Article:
College of Liberal Arts & Social Sciences Theses and Dissertations

Graduation Date

11-2009

Document Type

Dissertation

College/Department Conferring Degree

Psychology

Keywords

urban environments, African American teens, ecological perspectives, microsystems, Community Exposure to Violence, Nondisclosure, Parent- Child Attachment, Social Support

Abstract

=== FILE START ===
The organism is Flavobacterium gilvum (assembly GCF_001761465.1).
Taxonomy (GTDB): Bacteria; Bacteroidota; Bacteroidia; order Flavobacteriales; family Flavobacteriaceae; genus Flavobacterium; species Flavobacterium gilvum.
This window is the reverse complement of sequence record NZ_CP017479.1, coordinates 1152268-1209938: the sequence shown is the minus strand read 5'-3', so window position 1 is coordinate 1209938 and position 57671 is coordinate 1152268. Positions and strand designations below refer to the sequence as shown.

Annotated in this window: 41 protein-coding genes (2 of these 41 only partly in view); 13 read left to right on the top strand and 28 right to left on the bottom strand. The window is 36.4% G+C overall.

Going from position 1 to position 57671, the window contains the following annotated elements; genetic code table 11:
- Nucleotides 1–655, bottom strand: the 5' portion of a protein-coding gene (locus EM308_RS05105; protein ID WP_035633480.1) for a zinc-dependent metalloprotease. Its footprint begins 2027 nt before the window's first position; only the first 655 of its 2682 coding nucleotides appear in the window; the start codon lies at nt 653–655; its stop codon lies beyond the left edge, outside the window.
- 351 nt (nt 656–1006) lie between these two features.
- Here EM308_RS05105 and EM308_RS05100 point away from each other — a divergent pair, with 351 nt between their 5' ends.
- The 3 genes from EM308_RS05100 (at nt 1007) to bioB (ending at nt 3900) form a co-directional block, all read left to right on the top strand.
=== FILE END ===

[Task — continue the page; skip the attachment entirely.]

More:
The present study examines Community Exposure to Violence, Nondisclosure, Parent- Child Attachment, and Social Support, as potential risk and protective factors in a school-based sample of urban African American adolescents. This study also presents an ecological perspective on the role of Nondisclosure in urban African American early adolescents. The Ecological Systems Theory (Bronfenbrenner, 1979) examines a child’s development within the context of systems of relationships that form his or her environment, such as the microsystem (i.e., a system in which the adolescent has direct contact). Particularly, this study tested conceptual models in which adolescents’ nondisclosure to adults (a microsystem occuring at the interpersonal level between adolescents and parents and/or adults) mediates the relation between Community Exposure to Violence (an exosystem system occuring at the environmental level) and psychological symptoms. In addition, moderated mediation analyses were conducted, to determine if the following microsystems, Parent-Child Attachment, and Social Support (from extended kinship and/or non-kinship adults in the neighborhood) are potential protective factors, which are expected to attenuate Nondisclosure mediating the relation between Community Exposure to Violence and Internalizing and Externalizing Symptoms.

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